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Design of Multi-Invariant Data Structures for Robust Shared Accesses in Multiprocessor Systems
March 2001 (vol. 27 no. 3)
pp. 193-207

Abstract—Multiprocessor systems are widely used in many application programs to enhance system reliability and performance. However, reliability does not come naturally with multiple processors. We develop a multi-invariant data structure approach to ensure efficient and robust access to shared data structures in multiprocessor systems. Essentially, the data structure is designed to satisfy two invariants, a strong invariant, and a weak invariant. The system operates at its peak performance when the strong invariant is true. The system will operate correctly even when only the weak invariant is true, though perhaps at a lower performance level. The design ensures that the weak invariant will always be true in spite of fail-stop processor failures during the execution. By allowing the system to converge to a state satisfying only the weak invariant, the overhead for incorporating fault tolerance can be reduced. In this paper, we present the basic idea of multi-invariant data structures. We also develop design rules that systematically convert fault-intolerant data abstractions into corresponding fault-tolerant versions. In this transformation, we augment the data structure and access algorithms to ensure that the system always converges to the weak invariant even in the presence of fail-stop processor failures. We also design methods for the detection of integrity violations and for restoring the strong invariant. Two data structures, namely, binary search tree and double-linked list, are used to illustrate the concept of multi-invariant data structures.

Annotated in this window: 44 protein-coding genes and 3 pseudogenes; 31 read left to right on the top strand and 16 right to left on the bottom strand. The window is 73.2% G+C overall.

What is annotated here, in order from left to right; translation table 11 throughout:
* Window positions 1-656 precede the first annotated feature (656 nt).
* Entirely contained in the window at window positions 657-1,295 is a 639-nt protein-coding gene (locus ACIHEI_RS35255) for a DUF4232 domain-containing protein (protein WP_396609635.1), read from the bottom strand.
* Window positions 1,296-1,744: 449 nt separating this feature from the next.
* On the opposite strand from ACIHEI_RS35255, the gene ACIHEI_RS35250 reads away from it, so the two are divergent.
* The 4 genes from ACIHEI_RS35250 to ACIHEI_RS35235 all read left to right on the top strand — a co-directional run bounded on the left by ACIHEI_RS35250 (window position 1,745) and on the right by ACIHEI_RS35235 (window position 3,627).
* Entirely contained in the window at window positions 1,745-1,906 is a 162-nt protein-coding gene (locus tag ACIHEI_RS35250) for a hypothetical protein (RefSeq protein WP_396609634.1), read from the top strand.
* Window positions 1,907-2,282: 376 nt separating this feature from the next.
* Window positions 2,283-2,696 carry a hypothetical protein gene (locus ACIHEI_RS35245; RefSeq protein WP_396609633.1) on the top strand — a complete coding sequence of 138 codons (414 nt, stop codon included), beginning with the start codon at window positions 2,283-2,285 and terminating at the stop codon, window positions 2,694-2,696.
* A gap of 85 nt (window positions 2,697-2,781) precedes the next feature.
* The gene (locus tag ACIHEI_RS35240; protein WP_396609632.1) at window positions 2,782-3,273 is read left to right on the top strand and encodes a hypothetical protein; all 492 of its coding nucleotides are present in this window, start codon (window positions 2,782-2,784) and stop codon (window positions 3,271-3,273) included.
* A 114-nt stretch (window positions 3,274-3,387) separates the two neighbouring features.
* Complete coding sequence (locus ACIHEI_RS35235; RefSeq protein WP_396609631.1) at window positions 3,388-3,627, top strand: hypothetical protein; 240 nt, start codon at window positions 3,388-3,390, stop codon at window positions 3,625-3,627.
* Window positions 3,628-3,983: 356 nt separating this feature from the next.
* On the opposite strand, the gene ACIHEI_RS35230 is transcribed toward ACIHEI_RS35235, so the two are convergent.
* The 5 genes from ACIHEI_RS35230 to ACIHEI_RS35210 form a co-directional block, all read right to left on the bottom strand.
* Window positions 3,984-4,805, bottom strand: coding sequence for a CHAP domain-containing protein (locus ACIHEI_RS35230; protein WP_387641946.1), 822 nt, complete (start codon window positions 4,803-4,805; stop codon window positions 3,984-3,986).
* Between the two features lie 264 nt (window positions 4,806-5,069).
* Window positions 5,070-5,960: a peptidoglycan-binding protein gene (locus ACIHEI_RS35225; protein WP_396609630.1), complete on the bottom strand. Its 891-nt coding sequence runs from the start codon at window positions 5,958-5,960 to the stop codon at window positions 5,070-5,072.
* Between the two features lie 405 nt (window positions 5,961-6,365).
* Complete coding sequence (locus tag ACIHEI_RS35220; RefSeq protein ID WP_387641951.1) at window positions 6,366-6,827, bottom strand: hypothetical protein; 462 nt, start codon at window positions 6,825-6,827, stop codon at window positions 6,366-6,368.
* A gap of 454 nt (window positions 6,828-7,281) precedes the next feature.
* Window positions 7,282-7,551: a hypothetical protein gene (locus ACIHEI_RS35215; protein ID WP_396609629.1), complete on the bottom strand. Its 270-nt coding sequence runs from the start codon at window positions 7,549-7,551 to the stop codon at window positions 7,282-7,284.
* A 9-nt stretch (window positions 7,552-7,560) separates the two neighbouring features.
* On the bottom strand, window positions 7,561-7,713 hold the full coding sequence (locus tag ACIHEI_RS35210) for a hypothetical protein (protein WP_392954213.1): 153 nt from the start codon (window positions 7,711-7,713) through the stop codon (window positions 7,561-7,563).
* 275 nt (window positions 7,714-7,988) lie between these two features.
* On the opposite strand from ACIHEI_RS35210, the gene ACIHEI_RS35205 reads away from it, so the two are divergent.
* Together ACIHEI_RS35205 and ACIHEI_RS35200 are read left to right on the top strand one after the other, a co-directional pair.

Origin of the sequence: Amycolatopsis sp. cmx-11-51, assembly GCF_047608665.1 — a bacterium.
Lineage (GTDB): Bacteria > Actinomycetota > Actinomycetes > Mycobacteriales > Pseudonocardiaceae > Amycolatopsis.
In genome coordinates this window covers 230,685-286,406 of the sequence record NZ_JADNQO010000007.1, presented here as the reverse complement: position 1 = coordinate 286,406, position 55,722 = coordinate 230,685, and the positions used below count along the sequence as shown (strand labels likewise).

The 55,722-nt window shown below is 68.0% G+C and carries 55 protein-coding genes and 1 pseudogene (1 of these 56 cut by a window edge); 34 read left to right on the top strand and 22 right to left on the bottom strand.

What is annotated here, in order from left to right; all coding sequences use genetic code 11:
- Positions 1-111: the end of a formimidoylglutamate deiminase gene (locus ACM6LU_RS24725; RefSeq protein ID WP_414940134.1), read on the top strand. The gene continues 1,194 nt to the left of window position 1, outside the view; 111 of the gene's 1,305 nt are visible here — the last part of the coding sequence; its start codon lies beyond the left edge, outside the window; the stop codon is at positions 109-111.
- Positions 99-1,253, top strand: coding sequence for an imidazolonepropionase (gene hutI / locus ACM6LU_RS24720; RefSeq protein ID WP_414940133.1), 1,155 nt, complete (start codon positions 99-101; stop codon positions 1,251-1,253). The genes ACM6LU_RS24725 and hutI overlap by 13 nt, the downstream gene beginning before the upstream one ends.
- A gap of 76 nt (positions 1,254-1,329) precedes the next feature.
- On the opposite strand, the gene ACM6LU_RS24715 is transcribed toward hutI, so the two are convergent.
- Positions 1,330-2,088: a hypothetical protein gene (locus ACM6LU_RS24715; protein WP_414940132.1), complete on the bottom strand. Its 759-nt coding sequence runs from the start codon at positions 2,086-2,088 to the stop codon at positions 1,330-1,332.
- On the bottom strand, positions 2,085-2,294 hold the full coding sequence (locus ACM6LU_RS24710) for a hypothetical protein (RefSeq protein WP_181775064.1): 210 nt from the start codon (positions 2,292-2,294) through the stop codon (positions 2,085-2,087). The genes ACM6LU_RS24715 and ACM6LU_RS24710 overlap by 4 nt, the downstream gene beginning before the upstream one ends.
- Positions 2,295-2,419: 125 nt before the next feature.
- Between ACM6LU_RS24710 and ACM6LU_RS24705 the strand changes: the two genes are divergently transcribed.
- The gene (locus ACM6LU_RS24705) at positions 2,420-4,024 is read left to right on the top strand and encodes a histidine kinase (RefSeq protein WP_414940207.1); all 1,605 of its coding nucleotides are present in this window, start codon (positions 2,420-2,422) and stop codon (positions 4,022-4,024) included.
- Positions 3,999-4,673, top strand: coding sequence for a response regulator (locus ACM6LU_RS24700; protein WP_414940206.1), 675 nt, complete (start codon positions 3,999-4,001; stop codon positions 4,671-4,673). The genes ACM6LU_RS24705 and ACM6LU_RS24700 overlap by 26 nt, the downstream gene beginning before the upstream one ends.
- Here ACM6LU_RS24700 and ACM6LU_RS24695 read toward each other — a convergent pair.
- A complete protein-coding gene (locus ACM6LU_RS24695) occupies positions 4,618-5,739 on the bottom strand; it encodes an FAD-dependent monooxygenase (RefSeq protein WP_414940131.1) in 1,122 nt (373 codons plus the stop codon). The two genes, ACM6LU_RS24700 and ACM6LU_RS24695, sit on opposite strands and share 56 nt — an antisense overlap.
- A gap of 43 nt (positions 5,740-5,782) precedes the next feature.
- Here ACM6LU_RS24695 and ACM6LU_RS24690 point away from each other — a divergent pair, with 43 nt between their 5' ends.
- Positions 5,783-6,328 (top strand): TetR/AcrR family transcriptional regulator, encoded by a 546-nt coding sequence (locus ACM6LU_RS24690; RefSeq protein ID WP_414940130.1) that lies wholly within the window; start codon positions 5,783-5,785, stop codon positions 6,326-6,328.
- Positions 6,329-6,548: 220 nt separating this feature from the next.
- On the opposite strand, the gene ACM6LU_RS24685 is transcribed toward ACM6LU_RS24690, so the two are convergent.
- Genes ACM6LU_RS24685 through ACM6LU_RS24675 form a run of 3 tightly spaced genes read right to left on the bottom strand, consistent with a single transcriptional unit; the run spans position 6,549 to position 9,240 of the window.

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Index Terms:
Robust data structures, atomic transaction processing, fault-tolerant systems, real-time processing.
I-Ling Yen, Farokh B. Bastani, David J. Taylor, "Design of Multi-Invariant Data Structures for Robust Shared Accesses in Multiprocessor Systems," IEEE Transactions on Software Engineering, vol. 27, no. 3, pp. 193-207, March 2001, doi:10.1109/32.910857
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